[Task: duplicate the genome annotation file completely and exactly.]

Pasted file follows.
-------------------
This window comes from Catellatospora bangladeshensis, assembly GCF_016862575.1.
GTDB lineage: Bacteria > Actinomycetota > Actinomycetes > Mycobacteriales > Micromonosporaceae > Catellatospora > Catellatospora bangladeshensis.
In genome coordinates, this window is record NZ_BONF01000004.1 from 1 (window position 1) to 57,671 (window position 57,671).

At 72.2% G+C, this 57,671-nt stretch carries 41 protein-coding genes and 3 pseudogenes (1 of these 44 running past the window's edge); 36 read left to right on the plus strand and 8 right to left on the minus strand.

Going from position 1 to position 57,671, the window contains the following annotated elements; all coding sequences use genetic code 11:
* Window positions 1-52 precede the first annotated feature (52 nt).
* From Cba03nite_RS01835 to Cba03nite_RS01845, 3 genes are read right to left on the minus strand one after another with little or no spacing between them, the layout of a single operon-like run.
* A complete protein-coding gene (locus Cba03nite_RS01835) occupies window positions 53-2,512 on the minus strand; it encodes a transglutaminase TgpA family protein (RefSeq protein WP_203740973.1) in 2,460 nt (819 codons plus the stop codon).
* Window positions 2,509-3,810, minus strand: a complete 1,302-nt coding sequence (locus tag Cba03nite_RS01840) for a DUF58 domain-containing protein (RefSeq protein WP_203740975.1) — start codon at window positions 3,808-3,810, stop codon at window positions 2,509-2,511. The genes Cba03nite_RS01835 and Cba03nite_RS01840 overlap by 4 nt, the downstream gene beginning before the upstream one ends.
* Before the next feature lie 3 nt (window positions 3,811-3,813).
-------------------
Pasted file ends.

This window comes from Catellatospora bangladeshensis, assembly GCF_016862575.1.
GTDB lineage: Bacteria > Actinomycetota > Actinomycetes > Mycobacteriales > Micromonosporaceae > Catellatospora > Catellatospora bangladeshensis.
In genome coordinates, this window is record NZ_BONF01000004.1 from 1 (window position 1) to 57,671 (window position 57,671).

At 72.2% G+C, this 57,671-nt stretch carries 41 protein-coding genes and 3 pseudogenes (1 of these 44 running past the window's edge); 36 read left to right on the plus strand and 8 right to left on the minus strand.

Going from position 1 to position 57,671, the window contains the following annotated elements; all coding sequences use genetic code 11:
* Window positions 1-52 precede the first annotated feature (52 nt).
* From Cba03nite_RS01835 to Cba03nite_RS01845, 3 genes are read right to left on the minus strand one after another with little or no spacing between them, the layout of a single operon-like run.
* A complete protein-coding gene (locus Cba03nite_RS01835) occupies window positions 53-2,512 on the minus strand; it encodes a transglutaminase TgpA family protein (RefSeq protein WP_203740973.1) in 2,460 nt (819 codons plus the stop codon).
* Window positions 2,509-3,810, minus strand: a complete 1,302-nt coding sequence (locus tag Cba03nite_RS01840) for a DUF58 domain-containing protein (RefSeq protein WP_203740975.1) — start codon at window positions 3,808-3,810, stop codon at window positions 2,509-2,511. The genes Cba03nite_RS01835 and Cba03nite_RS01840 overlap by 4 nt, the downstream gene beginning before the upstream one ends.
* Before the next feature lie 3 nt (window positions 3,811-3,813).